In late trading, the 10-year Treasury was yielding 1.49% and the 30-year Treasury was yielding 2.10%. Equities rallied, with the Dow Jones gaining 322 points, or 0.95%, the S&P 500 up 0.58% while the Nasdaq gained 0.69%.

Economy
Thursday’s economic indicators suggest the economy is “headed in the right direction,” but not improving enough to force the Federal Reserve to remove accommodation so quickly.

“There is no rush to remove the punchbowl of stimulus as jobless claims are still elevated and durable goods data suggests manufacturing is still working its way through bottlenecks and supply shortages,” according to Ed Moya, senior market analyst for the Americas at OANDA.

Durable goods climbed 2.3% in May after falling a revised 0.8% in April, first reported as a 1.3% decline.

Excluding transportation, new orders grew 0.3% in May after a 1.7% increase a month earlier and excluding defense, new orders gained 1.7% following a 0.5% April gain.

Economists polled by IFR Markets surveyed anticipated a gain of 2.7% in May for the headline number, and a 0.7% rise excluding transportation.

“Durable goods data in May showed smaller-than-expected increases, but when combined with upward revisions to April, the underlying trend still looks good,” Moya said. “Boeing is bouncing back, but supply shortages are still a big issue.”

“Weakness in the volatile defense aircraft category” held back orders, said Scott Ruesterholz, portfolio manager at Insight Investment. “Nondefense capital goods shipments, which feed directly into GDP, hit a new record high,” he said. “After a sharp decline in business investment last year, businesses are spending again and expanding capacity, which should drive growth well into 2022.”

Separately, Initial jobless claims slipped to 411,000 on a seasonally adjusted annual basis in the week ended June 19 from a revised 418,000 in the prior week, originally reported at 412,000.

Economists expected 380,000 claims in the week.

Continuing claims fell to 3.390 million in the week ended June 12, from a revised 3.534 million in the prior week, initially reported at 3.518 million. IFR expected 3.445 million continuing claims.

This marks the lowest number for continuing claims since the week ended March 21, 2020, when it was 3.094 million.

“Layoff activity has largely normalized as employers try to retain the staff they have, amid anecdotal reports of working shortages,” Ruesterholz said. “The labor market differs dramatically by region, which is why many employers complain of difficulty finding workers.”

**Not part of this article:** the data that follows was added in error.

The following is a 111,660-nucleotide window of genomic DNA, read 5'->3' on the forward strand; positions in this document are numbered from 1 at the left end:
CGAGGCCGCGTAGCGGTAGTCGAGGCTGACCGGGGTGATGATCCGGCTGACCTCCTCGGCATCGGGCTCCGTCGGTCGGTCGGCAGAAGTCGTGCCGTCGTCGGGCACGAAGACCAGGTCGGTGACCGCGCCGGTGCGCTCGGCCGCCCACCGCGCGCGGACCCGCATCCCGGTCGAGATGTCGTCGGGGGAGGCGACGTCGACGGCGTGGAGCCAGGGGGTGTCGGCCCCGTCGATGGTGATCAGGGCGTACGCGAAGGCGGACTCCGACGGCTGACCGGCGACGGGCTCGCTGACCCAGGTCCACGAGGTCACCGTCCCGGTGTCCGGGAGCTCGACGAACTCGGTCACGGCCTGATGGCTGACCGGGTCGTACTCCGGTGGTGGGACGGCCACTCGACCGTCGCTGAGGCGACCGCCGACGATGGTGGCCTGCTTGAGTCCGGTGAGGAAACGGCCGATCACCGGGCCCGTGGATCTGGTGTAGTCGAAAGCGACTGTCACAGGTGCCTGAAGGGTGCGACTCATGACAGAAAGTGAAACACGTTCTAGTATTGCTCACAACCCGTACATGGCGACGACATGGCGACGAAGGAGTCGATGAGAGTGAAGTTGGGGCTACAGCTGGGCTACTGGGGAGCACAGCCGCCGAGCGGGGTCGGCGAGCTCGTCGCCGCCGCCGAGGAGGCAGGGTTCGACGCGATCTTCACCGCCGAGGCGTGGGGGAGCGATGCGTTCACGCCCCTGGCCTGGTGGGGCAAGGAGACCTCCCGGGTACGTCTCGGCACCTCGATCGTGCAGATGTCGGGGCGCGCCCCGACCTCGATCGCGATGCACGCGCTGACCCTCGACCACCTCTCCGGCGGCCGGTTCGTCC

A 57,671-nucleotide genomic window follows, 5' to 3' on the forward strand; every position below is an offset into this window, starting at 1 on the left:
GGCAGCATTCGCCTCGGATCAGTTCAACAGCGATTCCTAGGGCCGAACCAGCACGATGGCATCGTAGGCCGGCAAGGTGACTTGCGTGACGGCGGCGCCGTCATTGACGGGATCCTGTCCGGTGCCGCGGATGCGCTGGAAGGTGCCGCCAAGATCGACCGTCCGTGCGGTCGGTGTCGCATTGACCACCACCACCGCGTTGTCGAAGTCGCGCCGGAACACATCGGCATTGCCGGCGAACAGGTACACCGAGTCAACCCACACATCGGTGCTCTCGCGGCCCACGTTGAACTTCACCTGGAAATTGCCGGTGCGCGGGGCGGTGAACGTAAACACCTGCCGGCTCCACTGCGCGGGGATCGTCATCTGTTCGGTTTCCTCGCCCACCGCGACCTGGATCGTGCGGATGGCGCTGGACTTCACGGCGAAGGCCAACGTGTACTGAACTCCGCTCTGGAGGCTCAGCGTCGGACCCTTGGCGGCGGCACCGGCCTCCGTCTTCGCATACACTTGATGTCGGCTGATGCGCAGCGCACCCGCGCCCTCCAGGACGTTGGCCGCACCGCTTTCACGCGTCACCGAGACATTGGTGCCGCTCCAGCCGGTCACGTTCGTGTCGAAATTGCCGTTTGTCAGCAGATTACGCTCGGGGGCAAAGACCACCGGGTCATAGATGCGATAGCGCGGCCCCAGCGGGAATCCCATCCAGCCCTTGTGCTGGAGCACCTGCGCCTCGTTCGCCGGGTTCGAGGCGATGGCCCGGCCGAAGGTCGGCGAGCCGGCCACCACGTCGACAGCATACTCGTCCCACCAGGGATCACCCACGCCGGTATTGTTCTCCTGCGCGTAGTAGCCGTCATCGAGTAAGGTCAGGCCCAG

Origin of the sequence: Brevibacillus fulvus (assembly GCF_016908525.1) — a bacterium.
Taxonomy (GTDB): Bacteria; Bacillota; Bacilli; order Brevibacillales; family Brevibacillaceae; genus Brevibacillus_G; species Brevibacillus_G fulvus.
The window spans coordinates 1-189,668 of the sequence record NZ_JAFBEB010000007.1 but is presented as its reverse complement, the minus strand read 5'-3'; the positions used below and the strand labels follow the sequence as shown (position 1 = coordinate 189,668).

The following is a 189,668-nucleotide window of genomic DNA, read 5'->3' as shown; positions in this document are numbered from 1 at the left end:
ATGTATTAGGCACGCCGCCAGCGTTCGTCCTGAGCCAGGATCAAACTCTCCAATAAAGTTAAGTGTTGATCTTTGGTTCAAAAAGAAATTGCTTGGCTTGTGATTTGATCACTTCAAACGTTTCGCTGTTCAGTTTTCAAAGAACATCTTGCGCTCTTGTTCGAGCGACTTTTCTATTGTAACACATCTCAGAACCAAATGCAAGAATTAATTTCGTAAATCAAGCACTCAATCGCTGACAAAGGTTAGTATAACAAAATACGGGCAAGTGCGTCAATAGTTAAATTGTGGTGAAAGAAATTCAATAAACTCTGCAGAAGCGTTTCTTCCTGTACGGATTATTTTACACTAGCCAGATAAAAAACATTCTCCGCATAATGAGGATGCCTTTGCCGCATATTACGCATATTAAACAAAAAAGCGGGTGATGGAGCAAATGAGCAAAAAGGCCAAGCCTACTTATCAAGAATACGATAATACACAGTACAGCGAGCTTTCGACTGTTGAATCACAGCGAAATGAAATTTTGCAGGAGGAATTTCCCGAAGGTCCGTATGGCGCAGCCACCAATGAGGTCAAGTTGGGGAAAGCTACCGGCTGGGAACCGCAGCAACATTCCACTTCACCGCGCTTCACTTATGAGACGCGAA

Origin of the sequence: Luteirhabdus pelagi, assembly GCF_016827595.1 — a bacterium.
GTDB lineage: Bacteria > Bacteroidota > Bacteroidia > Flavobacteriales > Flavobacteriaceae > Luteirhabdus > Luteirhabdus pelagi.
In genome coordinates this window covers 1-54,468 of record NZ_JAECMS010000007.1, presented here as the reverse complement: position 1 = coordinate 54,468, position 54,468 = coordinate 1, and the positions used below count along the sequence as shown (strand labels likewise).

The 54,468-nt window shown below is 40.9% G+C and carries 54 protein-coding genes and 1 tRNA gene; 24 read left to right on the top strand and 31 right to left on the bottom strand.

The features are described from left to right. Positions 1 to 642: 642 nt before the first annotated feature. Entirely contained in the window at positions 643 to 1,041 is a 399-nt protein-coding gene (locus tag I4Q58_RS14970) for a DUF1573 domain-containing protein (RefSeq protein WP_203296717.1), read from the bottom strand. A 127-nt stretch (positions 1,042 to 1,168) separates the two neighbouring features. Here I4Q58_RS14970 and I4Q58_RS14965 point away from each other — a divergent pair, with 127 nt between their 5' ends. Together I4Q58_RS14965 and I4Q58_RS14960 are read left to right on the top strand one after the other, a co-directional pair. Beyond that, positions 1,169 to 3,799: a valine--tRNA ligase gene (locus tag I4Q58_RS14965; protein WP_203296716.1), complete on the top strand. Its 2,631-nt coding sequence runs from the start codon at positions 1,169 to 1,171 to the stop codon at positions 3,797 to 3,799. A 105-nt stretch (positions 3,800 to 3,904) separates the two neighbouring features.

With most states fully open, “laggard states should more meaningfully catch up in coming months, buoying the national unemployment picture,” he said. “The fact that many states have recovered so strongly already is an encouraging sign, suggesting that scarring will be limited and the U.S. can return to full employment before the end of next year.”

In other data, gross domestic product climbed 6.4% on a seasonally adjusted annual basis in the final first quarter read, unchanged from the preliminary report. In the fourth quarter of 2020, GDP gained 4.3%.

Economists surveyed had expected the gain would remain 6.4%.

Personal consumption expenditures rose 3.7% in the first quarter, the same as the preliminary read. PCE in the Q4 2020 rose 1.5%. Core PCE, which excludes food and energy, increased an unrevised 2.5%, after a 1.3% rise in the prior quarter.

Economists predicted core PCE to climb 2.5%.

“With the decline in inventories slowing and exports likely to increase later this year as the global economy recovers, that should be a tailwind for growth,” Ruesterholz said.

The 6.4% increase, while most states restricted certain gatherings and activities, he said, “was a very solid” start to the year, and it should only get better, “given reopening and additional fiscal stimulus during the summer.”

With GDP growth over 7% forecast by Insight, the economy is “on track to eclipse its pre-COVID trend by mid-2022.”

Finally, the Kansas City region manufacturing sector “remained strong” in June.

The composite index gained to 27 in June from 26 in May.

The number of employees index climbed to 26 from 20. Prices received for finished product index slipped to 48 from 51, while prices paid for raw materials fell to 79 from 86.

Volume of new orders index decreased to 22 from 35, while backlog of orders rose to 29 from 25.

“The headline beat estimates and is the second strongest reading in the survey’s history,” said Ruesterholz. Expectations were at record level, he said, “which speaks to how optimistic manufacturers are that the current economic momentum can persist into 2022.”

The Fed regional surveys, show a “clear national picture” of manufacturers “doing well,” despite supply chain constraints holding back production.